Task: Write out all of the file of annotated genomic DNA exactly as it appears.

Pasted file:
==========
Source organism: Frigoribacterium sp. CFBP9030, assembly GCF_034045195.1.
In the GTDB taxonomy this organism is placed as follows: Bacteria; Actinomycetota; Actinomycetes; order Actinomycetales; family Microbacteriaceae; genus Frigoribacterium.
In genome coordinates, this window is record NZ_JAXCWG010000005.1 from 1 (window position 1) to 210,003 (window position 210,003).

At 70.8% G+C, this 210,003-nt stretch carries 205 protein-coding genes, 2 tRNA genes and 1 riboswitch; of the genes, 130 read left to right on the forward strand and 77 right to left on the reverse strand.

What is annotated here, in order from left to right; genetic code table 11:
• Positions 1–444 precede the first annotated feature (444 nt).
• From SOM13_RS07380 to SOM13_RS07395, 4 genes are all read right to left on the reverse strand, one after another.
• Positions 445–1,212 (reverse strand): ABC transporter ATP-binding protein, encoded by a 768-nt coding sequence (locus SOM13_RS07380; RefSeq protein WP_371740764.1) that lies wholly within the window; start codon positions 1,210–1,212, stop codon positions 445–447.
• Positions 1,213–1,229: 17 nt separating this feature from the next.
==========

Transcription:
Source organism: Frigoribacterium sp. CFBP9030, assembly GCF_034045195.1.
In the GTDB taxonomy this organism is placed as follows: Bacteria; Actinomycetota; Actinomycetes; order Actinomycetales; family Microbacteriaceae; genus Frigoribacterium.
In genome coordinates, this window is record NZ_JAXCWG010000005.1 from 1 (window position 1) to 210,003 (window position 210,003).

At 70.8% G+C, this 210,003-nt stretch carries 205 protein-coding genes, 2 tRNA genes and 1 riboswitch; of the genes, 130 read left to right on the forward strand and 77 right to left on the reverse strand.

What is annotated here, in order from left to right; genetic code table 11:
• Positions 1–444 precede the first annotated feature (444 nt).
• From SOM13_RS07380 to SOM13_RS07395, 4 genes are all read right to left on the reverse strand, one after another.
• Positions 445–1,212 (reverse strand): ABC transporter ATP-binding protein, encoded by a 768-nt coding sequence (locus SOM13_RS07380; RefSeq protein WP_371740764.1) that lies wholly within the window; start codon positions 1,210–1,212, stop codon positions 445–447.
• Positions 1,213–1,229: 17 nt separating this feature from the next.